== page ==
Those Dusty Cowboy Boots

bootsJust a country boy from Tennessee
A guy with nothing to lose
The night I saw her walk in
Wearing those dusty cowboy boots.

The way she danced
Know she wasn’t tryin’ to seduce
Just couldn’t say no to her
Her
And those dusty cowboy boots.

Gave her my heart since I didn’t have a lot
“It’s a gift
But it’s all I got”
And she stopped my excuse
Leaned up
Kissed me
In those dusty cowboy boots.

Watched her wave when I left
Bound half a world away
Carrying skills
She prayed I’d never have to use
Remember how she stood there
In her dusty cowboy boots.

Bleeding out now
(luck runs out)
A victim of this war’s abuse
Staring at that picture of her one more time–
Of her in those dusty cowboy boots.

When they play Taps
And put me under in my blues
Hand you that flag
Baby
Wear those dusty cowboy boots.

I won’t say don’t cry
While you say your goodbye
’cause everyone’s gotta die
Take that last ride into the sky–
But when you come baby
I’ll be waiting
I’ll be watching
I’ll be listening for you
And we’ll scuff those golden streets together
In our dusty cowboy boots.
-ijs

“Act of Valor” movie review

There is so much I wish to say in regards to this film that I’m struggling with what to put down. First, I’ll give you some perspective: I spent 8 years in the Marine Corps. I love my country in a way that only those who have signed up to put their lives on the line will truly understand. I know what it means to volunteer for a lifestyle where you answer when the call comes, even if that means leaving loved ones and family behind. I was ecstatic when my brother-in-law, an intel officer in the Marines, made it back home safely this past weekend after a year in Afghanistan. Words can’t express the joy I felt in his safe return.

Now I’ll get to the film…

“Act of Valor” takes us into the lives of the Navy SEALs. Stepping outside the lines of traditional film making, actual active duty SEALs were cast instead of actors. As discussed in numerous interviews with the producers and directors, the goal was to make the film as authentic as possible. Nothing like bringing in the best of the best to show how SEALs operate. Sadly, the same can’t be said of the script. Even seasoned actors would have been hard pressed to carry the movie’s stilted dialogue. And these aren’t actors…they’re highly trained, lethal warriors. Frankly speaking, they are paid to kill, not act. If the film could have been comprised strictly of action scenes, it would have been tremendous. These men operate with a surgeon’s precision, honed by years of training. The first jungle extraction scene literally drew some shouts in the theatre when the gun boats opened up. I’ll admit, I smiled. There’s also a scene later in the movie that every wannabe suicide bomber hell-bent on his 70 virgins should watch concerning the dangers of sympathetic detonation (sorry, my background as an ammo tech still pops up at times). It’s too bad the writers couldn’t have given us something more for the antagonists than such a cliche band of big-bearded jihadists, but after the first couple rounds of dialogue, I figured it was about par for the course. Don’t go into this film expecting some great cinematic event; instead, see it as a 1.5 hr recruitment film shot on a multi-million dollar budget. Does it convey the message of these heroes in a compelling way? Yes. Should it have been better? Most definitely. These men are the legends of our day. The true heroes. As the film ended, the words of Tecumseh offered a fitting tribute to these warriors:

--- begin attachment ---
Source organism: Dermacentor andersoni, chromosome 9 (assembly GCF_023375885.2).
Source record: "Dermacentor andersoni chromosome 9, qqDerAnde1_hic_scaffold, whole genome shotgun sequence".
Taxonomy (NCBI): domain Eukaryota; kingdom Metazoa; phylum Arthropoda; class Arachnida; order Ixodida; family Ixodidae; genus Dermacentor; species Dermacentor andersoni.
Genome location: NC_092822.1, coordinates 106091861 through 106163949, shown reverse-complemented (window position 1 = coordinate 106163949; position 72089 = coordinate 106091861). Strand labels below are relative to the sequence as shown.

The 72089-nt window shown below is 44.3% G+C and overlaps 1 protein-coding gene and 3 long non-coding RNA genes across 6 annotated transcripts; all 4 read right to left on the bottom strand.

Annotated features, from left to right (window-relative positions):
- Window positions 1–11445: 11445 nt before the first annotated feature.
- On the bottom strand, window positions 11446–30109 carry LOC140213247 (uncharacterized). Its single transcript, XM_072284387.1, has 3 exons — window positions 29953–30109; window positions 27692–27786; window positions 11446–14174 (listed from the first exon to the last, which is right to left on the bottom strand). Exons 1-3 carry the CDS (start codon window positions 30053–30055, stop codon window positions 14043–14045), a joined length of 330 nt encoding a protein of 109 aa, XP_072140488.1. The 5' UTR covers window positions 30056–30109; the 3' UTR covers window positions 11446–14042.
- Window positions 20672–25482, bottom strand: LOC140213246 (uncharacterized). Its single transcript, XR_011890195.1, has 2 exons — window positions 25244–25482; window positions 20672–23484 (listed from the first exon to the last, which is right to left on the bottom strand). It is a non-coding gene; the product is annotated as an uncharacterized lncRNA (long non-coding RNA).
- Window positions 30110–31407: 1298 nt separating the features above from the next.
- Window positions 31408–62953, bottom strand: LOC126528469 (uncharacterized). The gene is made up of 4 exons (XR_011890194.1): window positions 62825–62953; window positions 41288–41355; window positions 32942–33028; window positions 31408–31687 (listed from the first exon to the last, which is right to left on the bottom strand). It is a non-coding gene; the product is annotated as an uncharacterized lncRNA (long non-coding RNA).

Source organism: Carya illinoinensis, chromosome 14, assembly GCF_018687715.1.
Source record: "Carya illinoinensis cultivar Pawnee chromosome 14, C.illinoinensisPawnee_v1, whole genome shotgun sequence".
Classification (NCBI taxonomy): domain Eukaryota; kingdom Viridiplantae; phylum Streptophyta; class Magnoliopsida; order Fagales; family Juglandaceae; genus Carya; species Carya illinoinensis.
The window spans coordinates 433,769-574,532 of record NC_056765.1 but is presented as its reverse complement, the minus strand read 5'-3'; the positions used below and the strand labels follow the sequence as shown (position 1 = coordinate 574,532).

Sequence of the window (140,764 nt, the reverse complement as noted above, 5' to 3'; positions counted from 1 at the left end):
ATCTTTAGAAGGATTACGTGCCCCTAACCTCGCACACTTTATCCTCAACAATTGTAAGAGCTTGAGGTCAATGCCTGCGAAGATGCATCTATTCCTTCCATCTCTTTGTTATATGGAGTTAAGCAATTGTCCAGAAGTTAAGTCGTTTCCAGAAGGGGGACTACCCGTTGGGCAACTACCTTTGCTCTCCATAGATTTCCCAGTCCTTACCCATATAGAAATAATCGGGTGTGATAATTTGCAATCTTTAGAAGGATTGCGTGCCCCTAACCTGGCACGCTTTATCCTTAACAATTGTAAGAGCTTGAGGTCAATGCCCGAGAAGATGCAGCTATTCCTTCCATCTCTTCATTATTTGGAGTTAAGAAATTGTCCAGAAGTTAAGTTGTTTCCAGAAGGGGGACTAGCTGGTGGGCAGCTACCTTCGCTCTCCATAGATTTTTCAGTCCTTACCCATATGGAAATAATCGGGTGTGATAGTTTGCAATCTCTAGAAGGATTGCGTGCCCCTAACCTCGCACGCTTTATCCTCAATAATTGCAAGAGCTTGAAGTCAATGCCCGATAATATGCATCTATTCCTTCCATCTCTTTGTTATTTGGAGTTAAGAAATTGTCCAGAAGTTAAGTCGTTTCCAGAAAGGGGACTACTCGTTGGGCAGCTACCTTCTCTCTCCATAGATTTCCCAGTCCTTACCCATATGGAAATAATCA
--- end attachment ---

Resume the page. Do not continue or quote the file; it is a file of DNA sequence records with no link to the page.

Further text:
When your time comes to die, be not like those whose hearts are filled with fear of death, so that when their time comes they weep and pray for a little more time to live their lives over again in a different way. Sing your death song, and die like a hero going home.”